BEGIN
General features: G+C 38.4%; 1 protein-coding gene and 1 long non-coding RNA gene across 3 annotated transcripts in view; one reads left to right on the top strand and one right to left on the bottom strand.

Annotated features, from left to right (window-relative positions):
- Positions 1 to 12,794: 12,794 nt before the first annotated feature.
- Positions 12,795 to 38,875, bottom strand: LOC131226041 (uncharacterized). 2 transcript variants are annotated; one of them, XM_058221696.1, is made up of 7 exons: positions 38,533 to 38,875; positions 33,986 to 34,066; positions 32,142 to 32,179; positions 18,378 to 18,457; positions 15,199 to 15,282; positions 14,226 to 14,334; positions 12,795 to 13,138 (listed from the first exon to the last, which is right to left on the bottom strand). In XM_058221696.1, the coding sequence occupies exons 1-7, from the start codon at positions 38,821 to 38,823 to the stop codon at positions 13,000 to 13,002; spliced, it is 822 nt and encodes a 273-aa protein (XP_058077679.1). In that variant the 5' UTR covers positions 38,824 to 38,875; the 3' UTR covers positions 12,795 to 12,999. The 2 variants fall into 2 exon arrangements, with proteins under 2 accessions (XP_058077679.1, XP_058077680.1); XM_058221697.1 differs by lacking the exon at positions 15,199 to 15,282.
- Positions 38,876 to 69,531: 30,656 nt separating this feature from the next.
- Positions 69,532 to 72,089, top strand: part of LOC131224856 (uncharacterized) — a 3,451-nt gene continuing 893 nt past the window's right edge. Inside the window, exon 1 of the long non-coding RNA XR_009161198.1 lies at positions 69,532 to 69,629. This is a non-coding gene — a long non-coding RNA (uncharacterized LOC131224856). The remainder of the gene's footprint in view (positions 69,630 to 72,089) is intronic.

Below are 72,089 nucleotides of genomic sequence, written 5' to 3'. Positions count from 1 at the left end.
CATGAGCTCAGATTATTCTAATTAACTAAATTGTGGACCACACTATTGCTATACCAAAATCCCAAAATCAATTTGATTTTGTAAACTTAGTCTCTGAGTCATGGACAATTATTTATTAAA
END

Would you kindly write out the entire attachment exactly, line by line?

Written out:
General features: G+C 38.4%; 1 protein-coding gene and 1 long non-coding RNA gene across 3 annotated transcripts in view; one reads left to right on the top strand and one right to left on the bottom strand.

Annotated features, from left to right (window-relative positions):
- Positions 1 to 12,794: 12,794 nt before the first annotated feature.
- Positions 12,795 to 38,875, bottom strand: LOC131226041 (uncharacterized). 2 transcript variants are annotated; one of them, XM_058221696.1, is made up of 7 exons: positions 38,533 to 38,875; positions 33,986 to 34,066; positions 32,142 to 32,179; positions 18,378 to 18,457; positions 15,199 to 15,282; positions 14,226 to 14,334; positions 12,795 to 13,138 (listed from the first exon to the last, which is right to left on the bottom strand). In XM_058221696.1, the coding sequence occupies exons 1-7, from the start codon at positions 38,821 to 38,823 to the stop codon at positions 13,000 to 13,002; spliced, it is 822 nt and encodes a 273-aa protein (XP_058077679.1). In that variant the 5' UTR covers positions 38,824 to 38,875; the 3' UTR covers positions 12,795 to 12,999. The 2 variants fall into 2 exon arrangements, with proteins under 2 accessions (XP_058077679.1, XP_058077680.1); XM_058221697.1 differs by lacking the exon at positions 15,199 to 15,282.
- Positions 38,876 to 69,531: 30,656 nt separating this feature from the next.
- Positions 69,532 to 72,089, top strand: part of LOC131224856 (uncharacterized) — a 3,451-nt gene continuing 893 nt past the window's right edge. Inside the window, exon 1 of the long non-coding RNA XR_009161198.1 lies at positions 69,532 to 69,629. This is a non-coding gene — a long non-coding RNA (uncharacterized LOC131224856). The remainder of the gene's footprint in view (positions 69,630 to 72,089) is intronic.

Below are 72,089 nucleotides of genomic sequence, written 5' to 3'. Positions count from 1 at the left end.
CATGAGCTCAGATTATTCTAATTAACTAAATTGTGGACCACACTATTGCTATACCAAAATCCCAAAATCAATTTGATTTTGTAAACTTAGTCTCTGAGTCATGGACAATTATTTATTAAA